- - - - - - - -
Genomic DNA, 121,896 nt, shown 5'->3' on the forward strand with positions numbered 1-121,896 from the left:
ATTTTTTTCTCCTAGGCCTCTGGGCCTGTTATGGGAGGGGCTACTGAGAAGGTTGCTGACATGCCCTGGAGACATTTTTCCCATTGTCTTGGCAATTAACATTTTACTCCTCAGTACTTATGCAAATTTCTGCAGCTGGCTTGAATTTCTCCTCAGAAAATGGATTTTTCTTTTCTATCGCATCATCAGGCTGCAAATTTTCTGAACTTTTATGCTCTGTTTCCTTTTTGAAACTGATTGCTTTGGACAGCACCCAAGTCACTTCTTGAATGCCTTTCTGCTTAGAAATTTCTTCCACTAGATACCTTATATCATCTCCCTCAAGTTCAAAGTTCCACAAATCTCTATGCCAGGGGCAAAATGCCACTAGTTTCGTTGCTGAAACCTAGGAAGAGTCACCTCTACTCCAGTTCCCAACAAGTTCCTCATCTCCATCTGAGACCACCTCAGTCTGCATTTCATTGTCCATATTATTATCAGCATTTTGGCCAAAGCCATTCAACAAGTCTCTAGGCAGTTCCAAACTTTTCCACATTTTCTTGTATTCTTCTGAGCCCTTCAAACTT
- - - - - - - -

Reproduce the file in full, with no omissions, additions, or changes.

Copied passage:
Genomic DNA, 121,896 nt, shown 5'->3' on the forward strand with positions numbered 1-121,896 from the left:
ATTTTTTTCTCCTAGGCCTCTGGGCCTGTTATGGGAGGGGCTACTGAGAAGGTTGCTGACATGCCCTGGAGACATTTTTCCCATTGTCTTGGCAATTAACATTTTACTCCTCAGTACTTATGCAAATTTCTGCAGCTGGCTTGAATTTCTCCTCAGAAAATGGATTTTTCTTTTCTATCGCATCATCAGGCTGCAAATTTTCTGAACTTTTATGCTCTGTTTCCTTTTTGAAACTGATTGCTTTGGACAGCACCCAAGTCACTTCTTGAATGCCTTTCTGCTTAGAAATTTCTTCCACTAGATACCTTATATCATCTCCCTCAAGTTCAAAGTTCCACAAATCTCTATGCCAGGGGCAAAATGCCACTAGTTTCGTTGCTGAAACCTAGGAAGAGTCACCTCTACTCCAGTTCCCAACAAGTTCCTCATCTCCATCTGAGACCACCTCAGTCTGCATTTCATTGTCCATATTATTATCAGCATTTTGGCCAAAGCCATTCAACAAGTCTCTAGGCAGTTCCAAACTTTTCCACATTTTCTTGTATTCTTCTGAGCCCTTCAAACTT